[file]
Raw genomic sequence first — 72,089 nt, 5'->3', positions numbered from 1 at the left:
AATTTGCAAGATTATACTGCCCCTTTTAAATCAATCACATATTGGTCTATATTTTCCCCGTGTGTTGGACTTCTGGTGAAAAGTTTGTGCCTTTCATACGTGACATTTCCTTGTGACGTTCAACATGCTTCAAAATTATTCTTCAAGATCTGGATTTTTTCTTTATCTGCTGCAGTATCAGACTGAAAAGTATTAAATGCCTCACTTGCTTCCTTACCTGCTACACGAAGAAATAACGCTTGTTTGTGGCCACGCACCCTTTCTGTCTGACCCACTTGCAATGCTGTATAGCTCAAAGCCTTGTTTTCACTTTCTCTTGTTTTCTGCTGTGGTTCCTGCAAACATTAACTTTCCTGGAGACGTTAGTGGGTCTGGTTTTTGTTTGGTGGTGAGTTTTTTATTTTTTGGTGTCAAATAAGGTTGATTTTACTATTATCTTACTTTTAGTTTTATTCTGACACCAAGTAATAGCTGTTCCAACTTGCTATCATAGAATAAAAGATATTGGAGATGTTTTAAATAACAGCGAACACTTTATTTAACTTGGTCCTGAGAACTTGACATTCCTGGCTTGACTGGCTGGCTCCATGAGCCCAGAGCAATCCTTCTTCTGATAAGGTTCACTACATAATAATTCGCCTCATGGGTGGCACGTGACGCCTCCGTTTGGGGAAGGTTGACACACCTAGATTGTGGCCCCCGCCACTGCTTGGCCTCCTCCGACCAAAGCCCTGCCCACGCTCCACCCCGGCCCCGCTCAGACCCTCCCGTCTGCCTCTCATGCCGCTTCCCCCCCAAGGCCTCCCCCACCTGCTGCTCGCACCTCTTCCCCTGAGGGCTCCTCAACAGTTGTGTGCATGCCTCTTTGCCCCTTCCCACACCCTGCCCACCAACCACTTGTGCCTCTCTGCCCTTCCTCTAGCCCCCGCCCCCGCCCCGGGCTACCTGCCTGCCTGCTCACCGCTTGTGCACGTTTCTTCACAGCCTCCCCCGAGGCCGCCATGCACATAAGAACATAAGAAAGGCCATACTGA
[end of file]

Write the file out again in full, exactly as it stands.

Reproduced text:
Raw genomic sequence first — 72,089 nt, 5'->3', positions numbered from 1 at the left:
AATTTGCAAGATTATACTGCCCCTTTTAAATCAATCACATATTGGTCTATATTTTCCCCGTGTGTTGGACTTCTGGTGAAAAGTTTGTGCCTTTCATACGTGACATTTCCTTGTGACGTTCAACATGCTTCAAAATTATTCTTCAAGATCTGGATTTTTTCTTTATCTGCTGCAGTATCAGACTGAAAAGTATTAAATGCCTCACTTGCTTCCTTACCTGCTACACGAAGAAATAACGCTTGTTTGTGGCCACGCACCCTTTCTGTCTGACCCACTTGCAATGCTGTATAGCTCAAAGCCTTGTTTTCACTTTCTCTTGTTTTCTGCTGTGGTTCCTGCAAACATTAACTTTCCTGGAGACGTTAGTGGGTCTGGTTTTTGTTTGGTGGTGAGTTTTTTATTTTTTGGTGTCAAATAAGGTTGATTTTACTATTATCTTACTTTTAGTTTTATTCTGACACCAAGTAATAGCTGTTCCAACTTGCTATCATAGAATAAAAGATATTGGAGATGTTTTAAATAACAGCGAACACTTTATTTAACTTGGTCCTGAGAACTTGACATTCCTGGCTTGACTGGCTGGCTCCATGAGCCCAGAGCAATCCTTCTTCTGATAAGGTTCACTACATAATAATTCGCCTCATGGGTGGCACGTGACGCCTCCGTTTGGGGAAGGTTGACACACCTAGATTGTGGCCCCCGCCACTGCTTGGCCTCCTCCGACCAAAGCCCTGCCCACGCTCCACCCCGGCCCCGCTCAGACCCTCCCGTCTGCCTCTCATGCCGCTTCCCCCCCAAGGCCTCCCCCACCTGCTGCTCGCACCTCTTCCCCTGAGGGCTCCTCAACAGTTGTGTGCATGCCTCTTTGCCCCTTCCCACACCCTGCCCACCAACCACTTGTGCCTCTCTGCCCTTCCTCTAGCCCCCGCCCCCGCCCCGGGCTACCTGCCTGCCTGCTCACCGCTTGTGCACGTTTCTTCACAGCCTCCCCCGAGGCCGCCATGCACATAAGAACATAAGAAAGGCCATACTGA